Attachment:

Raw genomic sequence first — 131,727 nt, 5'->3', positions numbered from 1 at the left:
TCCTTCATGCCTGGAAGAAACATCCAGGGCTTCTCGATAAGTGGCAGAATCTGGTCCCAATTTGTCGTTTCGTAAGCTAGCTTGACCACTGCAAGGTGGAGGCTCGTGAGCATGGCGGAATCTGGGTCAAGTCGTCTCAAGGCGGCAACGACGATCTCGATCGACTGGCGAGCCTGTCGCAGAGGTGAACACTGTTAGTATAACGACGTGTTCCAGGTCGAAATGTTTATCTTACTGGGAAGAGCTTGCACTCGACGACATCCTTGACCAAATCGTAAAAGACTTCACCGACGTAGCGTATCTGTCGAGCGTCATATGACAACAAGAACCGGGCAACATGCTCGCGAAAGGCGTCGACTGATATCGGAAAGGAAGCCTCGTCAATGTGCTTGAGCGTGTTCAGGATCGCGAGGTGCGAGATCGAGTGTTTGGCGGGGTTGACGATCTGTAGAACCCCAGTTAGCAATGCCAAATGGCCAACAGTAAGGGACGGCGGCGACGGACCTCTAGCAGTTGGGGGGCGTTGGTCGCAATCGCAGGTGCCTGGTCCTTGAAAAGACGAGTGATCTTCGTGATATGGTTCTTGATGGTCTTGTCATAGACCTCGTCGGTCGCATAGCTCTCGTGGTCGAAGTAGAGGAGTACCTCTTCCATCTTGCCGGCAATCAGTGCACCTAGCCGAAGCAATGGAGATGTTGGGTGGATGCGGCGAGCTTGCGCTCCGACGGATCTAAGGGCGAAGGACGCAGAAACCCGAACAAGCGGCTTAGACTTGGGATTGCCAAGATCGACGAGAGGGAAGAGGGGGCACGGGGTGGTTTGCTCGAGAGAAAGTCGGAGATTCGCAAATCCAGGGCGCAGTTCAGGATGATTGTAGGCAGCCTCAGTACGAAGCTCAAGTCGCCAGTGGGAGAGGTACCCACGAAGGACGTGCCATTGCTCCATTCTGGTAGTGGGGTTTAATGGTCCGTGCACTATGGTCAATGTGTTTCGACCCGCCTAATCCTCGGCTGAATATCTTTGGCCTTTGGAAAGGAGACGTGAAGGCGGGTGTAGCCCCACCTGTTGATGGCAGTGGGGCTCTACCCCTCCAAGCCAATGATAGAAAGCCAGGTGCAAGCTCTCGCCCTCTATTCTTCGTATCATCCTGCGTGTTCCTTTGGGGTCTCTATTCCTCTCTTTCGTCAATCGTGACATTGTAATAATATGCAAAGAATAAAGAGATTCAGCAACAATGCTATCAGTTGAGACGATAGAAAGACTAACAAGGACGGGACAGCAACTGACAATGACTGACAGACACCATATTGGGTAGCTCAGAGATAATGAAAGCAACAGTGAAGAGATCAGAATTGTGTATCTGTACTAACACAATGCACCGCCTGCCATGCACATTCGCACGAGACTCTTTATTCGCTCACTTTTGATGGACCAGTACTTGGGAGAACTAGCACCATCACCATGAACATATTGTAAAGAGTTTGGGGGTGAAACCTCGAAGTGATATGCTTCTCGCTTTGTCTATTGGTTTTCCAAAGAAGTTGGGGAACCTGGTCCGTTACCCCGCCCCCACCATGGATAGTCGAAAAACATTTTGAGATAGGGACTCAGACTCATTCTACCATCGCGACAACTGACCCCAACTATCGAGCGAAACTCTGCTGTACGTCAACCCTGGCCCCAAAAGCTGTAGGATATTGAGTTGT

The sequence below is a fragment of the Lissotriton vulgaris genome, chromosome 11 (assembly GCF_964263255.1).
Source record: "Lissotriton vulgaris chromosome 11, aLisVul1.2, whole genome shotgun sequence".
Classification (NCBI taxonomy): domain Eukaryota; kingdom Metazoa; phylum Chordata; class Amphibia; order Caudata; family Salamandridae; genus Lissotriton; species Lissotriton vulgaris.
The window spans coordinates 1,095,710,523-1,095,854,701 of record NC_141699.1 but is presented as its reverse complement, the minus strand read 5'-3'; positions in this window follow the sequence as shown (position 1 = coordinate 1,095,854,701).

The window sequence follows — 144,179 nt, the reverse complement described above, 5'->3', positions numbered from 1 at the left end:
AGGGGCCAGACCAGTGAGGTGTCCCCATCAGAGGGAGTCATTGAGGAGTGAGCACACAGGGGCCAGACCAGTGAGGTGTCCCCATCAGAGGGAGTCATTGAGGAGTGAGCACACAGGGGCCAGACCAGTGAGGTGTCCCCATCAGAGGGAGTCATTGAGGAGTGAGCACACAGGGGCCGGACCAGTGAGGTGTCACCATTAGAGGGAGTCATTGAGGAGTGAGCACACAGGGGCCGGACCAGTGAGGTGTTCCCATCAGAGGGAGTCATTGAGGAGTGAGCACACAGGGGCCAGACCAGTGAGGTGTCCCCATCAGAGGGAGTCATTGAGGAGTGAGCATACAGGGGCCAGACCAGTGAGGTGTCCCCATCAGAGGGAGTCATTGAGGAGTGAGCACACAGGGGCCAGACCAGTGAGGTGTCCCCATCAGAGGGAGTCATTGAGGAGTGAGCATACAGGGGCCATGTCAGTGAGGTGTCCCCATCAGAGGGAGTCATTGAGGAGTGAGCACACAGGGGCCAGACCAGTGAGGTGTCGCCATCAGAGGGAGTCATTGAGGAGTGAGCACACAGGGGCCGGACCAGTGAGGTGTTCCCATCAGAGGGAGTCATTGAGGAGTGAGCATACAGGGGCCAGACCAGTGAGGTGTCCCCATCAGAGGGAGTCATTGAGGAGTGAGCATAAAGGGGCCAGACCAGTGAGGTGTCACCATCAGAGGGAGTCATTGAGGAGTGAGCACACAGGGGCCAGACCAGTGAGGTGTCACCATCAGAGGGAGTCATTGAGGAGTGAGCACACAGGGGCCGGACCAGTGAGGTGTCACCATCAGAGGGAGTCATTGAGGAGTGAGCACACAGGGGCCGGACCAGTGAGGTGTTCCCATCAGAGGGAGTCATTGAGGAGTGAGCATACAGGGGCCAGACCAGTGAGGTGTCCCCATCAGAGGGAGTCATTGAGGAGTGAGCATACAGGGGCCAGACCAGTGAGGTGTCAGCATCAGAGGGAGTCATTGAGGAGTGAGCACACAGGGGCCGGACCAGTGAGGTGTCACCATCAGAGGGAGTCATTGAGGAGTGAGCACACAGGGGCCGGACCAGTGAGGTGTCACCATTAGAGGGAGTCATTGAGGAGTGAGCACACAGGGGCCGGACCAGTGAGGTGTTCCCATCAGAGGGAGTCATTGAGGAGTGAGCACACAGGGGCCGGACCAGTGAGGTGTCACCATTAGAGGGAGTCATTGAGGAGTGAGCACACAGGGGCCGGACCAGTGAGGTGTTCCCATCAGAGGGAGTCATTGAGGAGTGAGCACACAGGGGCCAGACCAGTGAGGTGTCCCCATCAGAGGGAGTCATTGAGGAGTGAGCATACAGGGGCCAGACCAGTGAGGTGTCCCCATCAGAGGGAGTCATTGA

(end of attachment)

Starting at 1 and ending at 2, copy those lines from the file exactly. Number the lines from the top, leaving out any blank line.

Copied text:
Raw genomic sequence first — 131,727 nt, 5'->3', positions numbered from 1 at the left:
TCCTTCATGCCTGGAAGAAACATCCAGGGCTTCTCGATAAGTGGCAGAATCTGGTCCCAATTTGTCGTTTCGTAAGCTAGCTTGACCACTGCAAGGTGGAGGCTCGTGAGCATGGCGGAATCTGGGTCAAGTCGTCTCAAGGCGGCAACGACGATCTCGATCGACTGGCGAGCCTGTCGCAGAGGTGAACACTGTTAGTATAACGACGTGTTCCAGGTCGAAATGTTTATCTTACTGGGAAGAGCTTGCACTCGACGACATCCTTGACCAAATCGTAAAAGACTTCACCGACGTAGCGTATCTGTCGAGCGTCATATGACAACAAGAACCGGGCAACATGCTCGCGAAAGGCGTCGACTGATATCGGAAAGGAAGCCTCGTCAATGTGCTTGAGCGTGTTCAGGATCGCGAGGTGCGAGATCGAGTGTTTGGCGGGGTTGACGATCTGTAGAACCCCAGTTAGCAATGCCAAATGGCCAACAGTAAGGGACGGCGGCGACGGACCTCTAGCAGTTGGGGGGCGTTGGTCGCAATCGCAGGTGCCTGGTCCTTGAAAAGACGAGTGATCTTCGTGATATGGTTCTTGATGGTCTTGTCATAGACCTCGTCGGTCGCATAGCTCTCGTGGTCGAAGTAGAGGAGTACCTCTTCCATCTTGCCGGCAATCAGTGCACCTAGCCGAAGCAATGGAGATGTTGGGTGGATGCGGCGAGCTTGCGCTCCGACGGATCTAAGGGCGAAGGACGCAGAAACCCGAACAAGCGGCTTAGACTTGGGATTGCCAAGATCGACGAGAGGGAAGAGGGGGCACGGGGTGGTTTGCTCGAGAGAAAGTCGGAGATTCGCAAATCCAGGGCGCAGTTCAGGATGATTGTAGGCAGCCTCAGTACGAAGCTCAAGTCGCCAGTGGGAGAGGTACCCACGAAGGACGTGCCATTGCTCCATTCTGGTAGTGGGGTTTAATGGTCCGTGCACTATGGTCAATGTGTTTCGACCCGCCTAATCCTCGGCTGAATATCTTTGGCCTTTGGAAAGGAGACGTGAAGGCGGGTGTAGCCCCACCTGTTGATGGCAGTGGGGCTCTACCCCTCCAAGCCAATGATAGAAAGCCAGGTGCAAGCTCTCGCCCTCTATTCTTCGTATCATCCTGCGTGTTCCTTTGGGGTCTCTATTCCTCTCTTTCGTCAATCGTGACATTGTAATAATATGCAAAGAATAAAGAGATTCAGCAACAATGCTATCAGTTGAGACGATAGAAAGACTAACAAGGACGGGACAGCAACTGACAATGACTGACAGACACCATATTGGGTAGCTCAGAGATAATGAAAGCAACAGTGAAGAGATCAGAATTGTGTATCTGTACTAACACAATGCACCGCCTGCCATGCACATTCGCACGAGACTCTTTATTCGCTCACTTTTGATGGACCAGTACTTGGGAGAACTAGCACCATCACCATGAACATATTGTAAAGAGTTTGGGGGTGAAACCTCGAAGTGATATGCTTCTCGCTTTGTCTATTGGTTTTCCAAAGAAGTTGGGGAACCTGGTCCGTTACCCCGCCCCCACCATGGATAGTCGAAAAACATTTTGAGATAGGGACTCAGACTCATTCTACCATCGCGACAACTGACCCCAACTATCGAGCGAAACTCTGCTGTACGTCAACCCTGGCCCCAAAAGCTGTAGGATATTGAGTTGT